Jacobsen v. United States, 2633-2636.

CourtUnited States Courts of Appeals. United States Court of Appeals (7th Circuit)
Citation272 F. 399
Docket Number2633-2636.
Decision Date16 December 1920

Rehearing Denied April 5, 1921.

Henry W. Freeman and Wm. S. Forrest, both of Chicago, Ill., for plaintiffs in error.

Joseph B. Fleming, of Chicago, Ill., for the United States.

Before BAKER, ALSCHULER, and PAGE, Circuit Judges.

PAGE Circuit Judge.

In an indictment returned in the Eastern Division of the Northern District of Illinois on June 2, 1917 (No. 6094) defendants Jacobsen, Wehde, Boehm, Gupta, and others were charged with violation of section 13 of the Criminal Code of the United States, which reads as follows:

'Whoever within the territory or jurisdiction of the United States begins, or sets on foot, or provides or prepares the means for, any military expedition or enterprise, to be carried on from thence against the territory or dominions of any foreign prince or state, or of any colony, district, or people, with whom the United States are at peace, shall be fined not more than three thousand dollars and imprisoned not more than three years. ' Comp. St. 1916, Sec. 10177.

By an indictment returned at the same time (No. 6082) they were charged with a conspiracy under section 37 of the Criminal Code of the United States, which reads as follows:

'If two or more persons conspire either to commit any offense against the United States, or to defraud the United States in any manner or for any purpose, and one or more of such parties do any act to effect the object of the conspiracy, each of the parties to such conspiracy shall be fined not more than ten thousand dollars, or imprisoned not more than two years, or both. ' Comp. St. Sec. 10201.

Over the objection of the four defendants tried, the two indictments were consolidated, and after a trial the jury, on October 20, 1917, found all the four above-named defendants guilty on each of the two charges in the consolidated indictment. Upon those verdicts the District Court imposed separate penalties under each charge against each defendant, the sentences under the two charges to run concurrently, and this proceeding is under four separate writs of error seeking a review of the sentences against the defendants, who are plaintiffs in error here.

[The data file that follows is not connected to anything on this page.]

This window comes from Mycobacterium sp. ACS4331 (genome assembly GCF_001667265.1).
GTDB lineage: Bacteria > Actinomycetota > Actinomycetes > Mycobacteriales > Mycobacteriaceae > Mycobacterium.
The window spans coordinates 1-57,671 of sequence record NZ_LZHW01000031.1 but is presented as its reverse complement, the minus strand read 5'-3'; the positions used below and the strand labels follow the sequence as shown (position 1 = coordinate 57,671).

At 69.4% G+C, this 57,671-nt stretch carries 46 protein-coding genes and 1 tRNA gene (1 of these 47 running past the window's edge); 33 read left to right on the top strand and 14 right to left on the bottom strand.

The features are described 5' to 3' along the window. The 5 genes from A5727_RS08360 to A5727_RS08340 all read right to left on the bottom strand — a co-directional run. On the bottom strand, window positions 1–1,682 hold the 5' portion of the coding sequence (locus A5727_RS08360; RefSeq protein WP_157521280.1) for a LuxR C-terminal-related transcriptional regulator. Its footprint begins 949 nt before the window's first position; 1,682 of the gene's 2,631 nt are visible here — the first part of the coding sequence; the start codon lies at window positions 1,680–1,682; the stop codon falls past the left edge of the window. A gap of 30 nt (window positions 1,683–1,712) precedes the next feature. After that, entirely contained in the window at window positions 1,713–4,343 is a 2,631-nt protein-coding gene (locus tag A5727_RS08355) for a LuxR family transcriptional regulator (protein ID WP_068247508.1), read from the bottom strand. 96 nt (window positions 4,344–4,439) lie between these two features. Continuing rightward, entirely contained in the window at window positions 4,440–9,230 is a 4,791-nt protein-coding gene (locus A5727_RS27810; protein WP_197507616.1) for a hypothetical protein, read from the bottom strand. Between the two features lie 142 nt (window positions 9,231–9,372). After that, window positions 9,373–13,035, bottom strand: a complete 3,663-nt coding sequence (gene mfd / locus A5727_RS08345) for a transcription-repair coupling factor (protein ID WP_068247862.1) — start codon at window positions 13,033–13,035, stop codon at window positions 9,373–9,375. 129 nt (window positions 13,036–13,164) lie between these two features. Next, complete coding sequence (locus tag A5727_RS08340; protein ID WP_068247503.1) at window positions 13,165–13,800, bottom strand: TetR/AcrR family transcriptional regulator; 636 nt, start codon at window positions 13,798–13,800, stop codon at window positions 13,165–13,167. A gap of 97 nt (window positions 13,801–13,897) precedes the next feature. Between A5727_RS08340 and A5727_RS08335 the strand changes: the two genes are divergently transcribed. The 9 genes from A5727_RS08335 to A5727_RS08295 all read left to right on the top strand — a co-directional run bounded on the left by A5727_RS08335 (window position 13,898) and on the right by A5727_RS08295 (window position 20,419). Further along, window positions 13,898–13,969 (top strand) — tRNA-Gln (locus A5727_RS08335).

The charge for violation of section 13 is that the several defendants--

'did unlawfully and feloniously begin, set on foot, and provide and prepare the means for, a certain military enterprise, to be carried on from thence against the territory and dominions of a certain foreign prince, to wit, the king of the United Kingdom of Great Britain and Ireland and of the British dominions beyond the seas, and emperor of India, with whom the United States, throughout said period of time, were at peace; that is to say, an enterprise having for its objects the inciting of armed rebellion in India, of the native subjects of said prince against his government and authority there, and the furnishing of military training to said subjects, and of arms, munitions, supplies and money, for carrying on and supporting such rebellion, and an enterprise which was to carried on from Chicago aforesaid by said defendants devising the plan of the same there, enlisting and assembling men of military training there, sending such men from Chicago to India, going themselves from Chicago to India, and procuring and furnishing money at Chicago for defraying the expenses of such men and of themselves in traveling from Chicago to India, to engage in such rebellion, and for purchasing such arms, munitions and supplies for carrying on and supporting such rebellion.'

The charge for violation of section 37 is that the parties named conspired to commit a like offense.

In 1915 Germany and Great Britain were at war, and the United States was at peace with both of them. At various places in this country and elsewhere representatives of the then Imperial German government, notably, Von Papen, military attache in New York, and Baron Von Reiswitz, vice consul in Chicago, induced Indian-born subjects of Great Britain, German citizens, and former German citizens residing in Illinois and elsewhere to join in a scheme to start a revolution in India against the authority of the British government in India. There were numerous meetings of all the defendants tried and others at the house of defendant Jacobsen in Chicago. Early in 1915 plans more or less perfect were made and agreed to by all of them to raise men, money, and equipment in Chicago and elsewhere, and to train men and take them, as an armed hostile military force, into India for the purpose stated. The plans were formulated in Chicago and the undertaking was to be, and was, as far as it went, carried on from Chicago and elsewhere in the United States.